For the nowcasting performance of the five convective systems, LightningNet successfully predicted not only the movement of existing lightning activity, but also the LI in newborn convective systems, which was indicative of its good capability for LI nowcasting. In this case, we found that the lead time of LightningNet’s nowcasting had been more than 30 min. Both radar and satellite observations would provide information for LI nowcasting. According to the research of Mecikalski et al. (2013), radar observations can provide more information on the 10–20-min lightning nowcasting time scales, while satellite observations can provide more information beyond 20 min forecast period, especially in the 30–60 min time period.

To further evaluate the LI nowcasting capability of LightningNet, we also selected the time period of 24–30 August 2018, for analysis, and all of the LI areas were marked manually in the study area to present the evaluation results (Table 3).

Table 3.

Evaluation of LI nowcasting from LightningNet and one traditional method.

Table 3.

As shown in Table 3, LightningNet gave an excellent performance in LI nowcasting. When all three types of predictors were used, more than 50% LI was predicted accurately and the TS exceeded 0.36. Similar to the evaluation of nowcasting for all lightning, the LI nowcasting performance of LightningNet was much better than the traditional method of Karagiannidis et al. (2016). Similar to the results described in section 4a, when more predictors for LightningNet were used, the performance improved further. Furthermore, LightningNet achieved a better performance in LI nowcasting using satellite data than that using radar data, which was consistent with the previous study of Mecikalski et al. (2013). It is also possible that the radar data used were not applied optimally in this study due to lack of representativeness of radar data in some areas and/or poor choice of predictor variables.

5. Discussion and conclusions

Based on multisource data, we have developed a DL network for nowcasting lightning, named LightningNet.

LightningNet can effectively achieve 0–1-h lightning nowcasts. Both evaluations of selected cases and nowcasting results for an entire month showed that LightningNet has encouraging performance in lightning nowcasts, with the TS values exceeding 0.45 at the spatial resolution about 5 km (0.05° latitude × 0.05° longitude). Two nowcasting cases demonstrated that the higher the LightningNet prediction probability is, the higher the lightning activity will be, thus indicating the extra usefulness of the probabilistic nowcasts.

LightningNet possesses a strong feature learning ability and is able to effectively achieve the integration of multisource data. Therefore, compared to the traditional algorithm of Karagiannidis et al. (2016), LightningNet showed a much better performance for both lightning and LI nowcasting. As more data types are used with LightningNet, the performance improves further. The very strong feature learning capability of the DL network is likely the main reason why LightningNet can effectively achieve the comprehensive application of multisource data. Yet, additional details about the mechanisms need to be further explored in future. Furthermore, for operational consideration, the radar data used in the work are only the 2D composite reflectivity mosaic. The 3D radar reflectivity mosaic data, as well as other useful variables (e.g., vertically integrated ice) will be employed in future work.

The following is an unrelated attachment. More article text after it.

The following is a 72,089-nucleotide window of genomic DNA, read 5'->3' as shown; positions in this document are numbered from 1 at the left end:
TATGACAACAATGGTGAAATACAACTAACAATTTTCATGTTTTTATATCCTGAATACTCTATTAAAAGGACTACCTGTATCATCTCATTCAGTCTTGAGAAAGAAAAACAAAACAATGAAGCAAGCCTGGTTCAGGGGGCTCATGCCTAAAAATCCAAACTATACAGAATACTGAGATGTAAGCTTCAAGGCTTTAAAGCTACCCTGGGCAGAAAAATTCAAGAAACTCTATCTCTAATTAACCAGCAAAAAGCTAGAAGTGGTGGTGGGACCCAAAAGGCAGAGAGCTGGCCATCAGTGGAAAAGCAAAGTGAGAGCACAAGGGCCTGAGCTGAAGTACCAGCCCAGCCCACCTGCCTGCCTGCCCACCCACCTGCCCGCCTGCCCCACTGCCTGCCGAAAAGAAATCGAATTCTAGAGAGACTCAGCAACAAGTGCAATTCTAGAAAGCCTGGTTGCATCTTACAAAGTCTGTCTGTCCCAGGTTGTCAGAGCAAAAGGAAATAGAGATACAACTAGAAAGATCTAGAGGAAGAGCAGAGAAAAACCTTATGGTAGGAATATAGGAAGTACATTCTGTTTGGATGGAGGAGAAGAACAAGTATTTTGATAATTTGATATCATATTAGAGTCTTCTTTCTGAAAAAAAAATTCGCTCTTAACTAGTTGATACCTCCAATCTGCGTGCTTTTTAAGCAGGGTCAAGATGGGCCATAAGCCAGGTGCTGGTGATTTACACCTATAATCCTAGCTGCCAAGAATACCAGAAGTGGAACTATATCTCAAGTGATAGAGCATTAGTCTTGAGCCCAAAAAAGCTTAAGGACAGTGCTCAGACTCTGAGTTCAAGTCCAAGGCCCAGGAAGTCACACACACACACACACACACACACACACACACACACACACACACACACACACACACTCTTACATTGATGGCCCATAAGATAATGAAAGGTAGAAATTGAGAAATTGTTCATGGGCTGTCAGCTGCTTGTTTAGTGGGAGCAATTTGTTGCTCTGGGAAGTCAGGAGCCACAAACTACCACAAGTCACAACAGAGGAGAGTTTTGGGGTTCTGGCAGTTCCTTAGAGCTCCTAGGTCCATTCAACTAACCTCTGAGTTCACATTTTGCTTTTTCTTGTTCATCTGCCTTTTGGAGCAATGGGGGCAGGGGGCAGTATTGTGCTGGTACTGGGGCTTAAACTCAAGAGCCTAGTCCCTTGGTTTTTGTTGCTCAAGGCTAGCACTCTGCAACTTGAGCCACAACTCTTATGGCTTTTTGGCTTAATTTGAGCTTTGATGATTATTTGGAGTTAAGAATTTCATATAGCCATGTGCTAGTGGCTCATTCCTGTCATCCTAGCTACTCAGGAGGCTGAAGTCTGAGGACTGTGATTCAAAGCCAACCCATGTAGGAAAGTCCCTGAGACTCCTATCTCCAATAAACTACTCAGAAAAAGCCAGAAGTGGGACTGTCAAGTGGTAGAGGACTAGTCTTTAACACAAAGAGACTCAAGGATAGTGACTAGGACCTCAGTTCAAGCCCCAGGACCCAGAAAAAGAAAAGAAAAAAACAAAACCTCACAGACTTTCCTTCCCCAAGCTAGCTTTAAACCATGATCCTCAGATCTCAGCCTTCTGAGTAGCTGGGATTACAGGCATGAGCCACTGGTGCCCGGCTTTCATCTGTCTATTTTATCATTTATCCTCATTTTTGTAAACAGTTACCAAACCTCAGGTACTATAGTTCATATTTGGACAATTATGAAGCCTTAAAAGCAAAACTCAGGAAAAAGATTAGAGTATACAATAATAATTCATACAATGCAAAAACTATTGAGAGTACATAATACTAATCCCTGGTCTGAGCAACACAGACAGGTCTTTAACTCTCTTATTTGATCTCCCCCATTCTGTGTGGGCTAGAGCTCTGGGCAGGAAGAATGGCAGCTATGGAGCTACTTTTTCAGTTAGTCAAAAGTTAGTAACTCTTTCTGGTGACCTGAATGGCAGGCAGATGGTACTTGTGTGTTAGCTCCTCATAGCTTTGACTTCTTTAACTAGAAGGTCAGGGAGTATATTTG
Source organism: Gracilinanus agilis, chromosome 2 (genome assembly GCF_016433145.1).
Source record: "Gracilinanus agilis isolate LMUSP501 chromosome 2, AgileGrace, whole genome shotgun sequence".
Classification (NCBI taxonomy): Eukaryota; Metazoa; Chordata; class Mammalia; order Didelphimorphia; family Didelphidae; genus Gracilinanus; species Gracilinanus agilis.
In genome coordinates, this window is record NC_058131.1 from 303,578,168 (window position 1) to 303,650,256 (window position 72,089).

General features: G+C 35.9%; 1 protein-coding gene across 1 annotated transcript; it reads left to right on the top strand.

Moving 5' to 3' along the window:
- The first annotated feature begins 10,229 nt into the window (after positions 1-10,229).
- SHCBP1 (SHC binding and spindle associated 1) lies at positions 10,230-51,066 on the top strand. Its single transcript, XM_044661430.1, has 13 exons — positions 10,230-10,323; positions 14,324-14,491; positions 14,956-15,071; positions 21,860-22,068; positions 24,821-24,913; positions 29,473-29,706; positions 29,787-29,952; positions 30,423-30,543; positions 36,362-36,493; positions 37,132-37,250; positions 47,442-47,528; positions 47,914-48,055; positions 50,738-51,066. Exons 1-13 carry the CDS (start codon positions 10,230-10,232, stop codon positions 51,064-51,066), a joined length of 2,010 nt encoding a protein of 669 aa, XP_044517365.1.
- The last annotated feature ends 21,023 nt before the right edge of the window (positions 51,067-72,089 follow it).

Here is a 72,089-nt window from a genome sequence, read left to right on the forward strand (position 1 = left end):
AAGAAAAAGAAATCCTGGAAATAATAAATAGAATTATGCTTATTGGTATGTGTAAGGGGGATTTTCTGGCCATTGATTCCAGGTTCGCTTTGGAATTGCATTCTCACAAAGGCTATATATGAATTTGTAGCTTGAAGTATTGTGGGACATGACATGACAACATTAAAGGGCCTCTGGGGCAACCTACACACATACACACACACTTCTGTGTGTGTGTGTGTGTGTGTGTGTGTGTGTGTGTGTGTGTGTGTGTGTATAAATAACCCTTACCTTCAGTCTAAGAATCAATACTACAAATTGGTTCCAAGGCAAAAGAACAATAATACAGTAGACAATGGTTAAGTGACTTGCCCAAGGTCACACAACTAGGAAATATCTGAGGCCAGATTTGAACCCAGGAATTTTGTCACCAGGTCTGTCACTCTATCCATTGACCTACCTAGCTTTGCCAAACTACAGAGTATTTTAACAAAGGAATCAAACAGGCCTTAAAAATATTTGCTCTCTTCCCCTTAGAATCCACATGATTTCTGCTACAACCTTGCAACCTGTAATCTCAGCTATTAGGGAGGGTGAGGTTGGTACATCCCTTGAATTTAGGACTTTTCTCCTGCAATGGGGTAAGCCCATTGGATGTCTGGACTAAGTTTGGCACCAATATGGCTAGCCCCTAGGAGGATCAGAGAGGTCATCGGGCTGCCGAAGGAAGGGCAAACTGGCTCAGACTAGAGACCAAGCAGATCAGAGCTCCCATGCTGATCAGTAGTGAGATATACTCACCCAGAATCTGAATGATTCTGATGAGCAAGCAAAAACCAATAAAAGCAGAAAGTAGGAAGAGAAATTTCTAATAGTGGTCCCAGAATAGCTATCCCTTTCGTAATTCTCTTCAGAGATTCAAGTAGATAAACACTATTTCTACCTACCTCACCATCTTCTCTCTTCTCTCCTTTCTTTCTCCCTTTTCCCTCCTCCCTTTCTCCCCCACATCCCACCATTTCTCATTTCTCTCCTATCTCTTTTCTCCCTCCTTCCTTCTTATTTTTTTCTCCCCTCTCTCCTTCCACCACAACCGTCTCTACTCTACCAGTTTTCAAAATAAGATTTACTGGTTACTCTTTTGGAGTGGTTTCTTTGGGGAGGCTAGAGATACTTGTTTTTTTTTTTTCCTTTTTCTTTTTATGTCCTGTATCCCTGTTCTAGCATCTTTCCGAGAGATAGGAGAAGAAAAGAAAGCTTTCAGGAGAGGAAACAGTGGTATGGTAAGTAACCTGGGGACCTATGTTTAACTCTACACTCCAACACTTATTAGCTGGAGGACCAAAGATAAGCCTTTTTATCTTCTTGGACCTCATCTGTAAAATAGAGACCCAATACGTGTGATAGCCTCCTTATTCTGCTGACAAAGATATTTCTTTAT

This work is an attempt at achieving the comprehensive application of multisource data. DL has powerful feature extract capabilities, and so it will be a promising way for convective activity nowcasting.

Based on this work, we would like to combine more types of data, such as observations from automatic weather stations and high-resolution numerical weather prediction data, to further improve LightningNet in future. We will also try to obtain lightning density predictions that will provide more warning information. Furthermore, the currently implemented DL network is applicable for producing only 1-h nowcasts, and that implementing a DL network for producing nowcasts for any lead time between 0 and 2 h is a topic of future work.

Acknowledgments

This work was supported by the National Key R&D Program of China (Grants 2018YFC1507504 and 2017YFC1502003) and the National Natural Science Foundation of China (41875005). Research products consisting of Himawari-8 L1 gridded data used in this paper were supplied by the P-Tree System, Japan Aerospace Exploration Agency (JAXA). We also greatly thank the China Meteorological Administration (http://data.cma.cn) for providing the composite reflectivity mosaic data and cloud-to-ground lightning location data. Thanks are extended to the three anonymous reviewers for their greatly helpful and insightful suggestions.